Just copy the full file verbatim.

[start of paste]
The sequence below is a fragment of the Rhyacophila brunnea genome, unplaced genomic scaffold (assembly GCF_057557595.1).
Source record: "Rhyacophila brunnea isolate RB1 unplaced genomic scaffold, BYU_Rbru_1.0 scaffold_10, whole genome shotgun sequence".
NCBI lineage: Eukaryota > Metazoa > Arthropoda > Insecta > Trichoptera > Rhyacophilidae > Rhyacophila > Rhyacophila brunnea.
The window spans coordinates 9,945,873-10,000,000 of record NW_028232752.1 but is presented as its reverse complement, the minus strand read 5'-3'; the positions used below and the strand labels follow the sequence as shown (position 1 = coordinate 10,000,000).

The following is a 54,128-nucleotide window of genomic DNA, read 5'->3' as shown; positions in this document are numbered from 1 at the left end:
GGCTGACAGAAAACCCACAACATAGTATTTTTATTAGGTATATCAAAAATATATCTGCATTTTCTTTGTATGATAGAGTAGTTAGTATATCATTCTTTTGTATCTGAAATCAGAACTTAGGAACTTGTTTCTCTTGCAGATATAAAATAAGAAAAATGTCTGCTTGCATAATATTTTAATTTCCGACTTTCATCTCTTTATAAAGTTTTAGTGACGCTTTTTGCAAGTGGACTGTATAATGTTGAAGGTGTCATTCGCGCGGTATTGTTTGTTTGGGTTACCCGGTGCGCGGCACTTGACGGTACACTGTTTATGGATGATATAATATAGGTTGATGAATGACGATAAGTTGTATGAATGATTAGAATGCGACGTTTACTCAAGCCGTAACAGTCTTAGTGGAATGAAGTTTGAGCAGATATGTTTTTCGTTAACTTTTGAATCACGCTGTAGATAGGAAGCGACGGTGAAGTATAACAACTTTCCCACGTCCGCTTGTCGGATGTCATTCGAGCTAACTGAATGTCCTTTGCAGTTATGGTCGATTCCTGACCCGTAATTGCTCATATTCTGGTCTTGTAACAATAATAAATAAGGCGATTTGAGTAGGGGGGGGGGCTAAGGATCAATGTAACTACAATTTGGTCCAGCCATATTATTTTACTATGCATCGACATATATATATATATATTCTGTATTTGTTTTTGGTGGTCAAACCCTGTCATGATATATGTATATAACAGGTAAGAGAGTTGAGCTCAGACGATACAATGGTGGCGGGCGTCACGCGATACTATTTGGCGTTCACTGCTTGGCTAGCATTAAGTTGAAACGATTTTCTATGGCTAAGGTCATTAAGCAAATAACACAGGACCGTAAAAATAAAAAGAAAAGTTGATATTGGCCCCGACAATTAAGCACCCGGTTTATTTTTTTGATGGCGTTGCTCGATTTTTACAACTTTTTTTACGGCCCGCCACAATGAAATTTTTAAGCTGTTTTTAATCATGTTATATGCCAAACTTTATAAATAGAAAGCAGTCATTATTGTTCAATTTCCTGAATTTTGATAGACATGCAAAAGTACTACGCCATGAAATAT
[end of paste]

The sequence below is a fragment of the Rhyacophila brunnea genome, unplaced genomic scaffold (assembly GCF_057557595.1).
Source record: "Rhyacophila brunnea isolate RB1 unplaced genomic scaffold, BYU_Rbru_1.0 scaffold_10, whole genome shotgun sequence".
NCBI lineage: Eukaryota > Metazoa > Arthropoda > Insecta > Trichoptera > Rhyacophilidae > Rhyacophila > Rhyacophila brunnea.
The window spans coordinates 9,945,873-10,000,000 of record NW_028232752.1 but is presented as its reverse complement, the minus strand read 5'-3'; the positions used below and the strand labels follow the sequence as shown (position 1 = coordinate 10,000,000).

The following is a 54,128-nucleotide window of genomic DNA, read 5'->3' as shown; positions in this document are numbered from 1 at the left end:
GGCTGACAGAAAACCCACAACATAGTATTTTTATTAGGTATATCAAAAATATATCTGCATTTTCTTTGTATGATAGAGTAGTTAGTATATCATTCTTTTGTATCTGAAATCAGAACTTAGGAACTTGTTTCTCTTGCAGATATAAAATAAGAAAAATGTCTGCTTGCATAATATTTTAATTTCCGACTTTCATCTCTTTATAAAGTTTTAGTGACGCTTTTTGCAAGTGGACTGTATAATGTTGAAGGTGTCATTCGCGCGGTATTGTTTGTTTGGGTTACCCGGTGCGCGGCACTTGACGGTACACTGTTTATGGATGATATAATATAGGTTGATGAATGACGATAAGTTGTATGAATGATTAGAATGCGACGTTTACTCAAGCCGTAACAGTCTTAGTGGAATGAAGTTTGAGCAGATATGTTTTTCGTTAACTTTTGAATCACGCTGTAGATAGGAAGCGACGGTGAAGTATAACAACTTTCCCACGTCCGCTTGTCGGATGTCATTCGAGCTAACTGAATGTCCTTTGCAGTTATGGTCGATTCCTGACCCGTAATTGCTCATATTCTGGTCTTGTAACAATAATAAATAAGGCGATTTGAGTAGGGGGGGGGGCTAAGGATCAATGTAACTACAATTTGGTCCAGCCATATTATTTTACTATGCATCGACATATATATATATATATTCTGTATTTGTTTTTGGTGGTCAAACCCTGTCATGATATATGTATATAACAGGTAAGAGAGTTGAGCTCAGACGATACAATGGTGGCGGGCGTCACGCGATACTATTTGGCGTTCACTGCTTGGCTAGCATTAAGTTGAAACGATTTTCTATGGCTAAGGTCATTAAGCAAATAACACAGGACCGTAAAAATAAAAAGAAAAGTTGATATTGGCCCCGACAATTAAGCACCCGGTTTATTTTTTTGATGGCGTTGCTCGATTTTTACAACTTTTTTTACGGCCCGCCACAATGAAATTTTTAAGCTGTTTTTAATCATGTTATATGCCAAACTTTATAAATAGAAAGCAGTCATTATTGTTCAATTTCCTGAATTTTGATAGACATGCAAAAGTACTACGCCATGAAATAT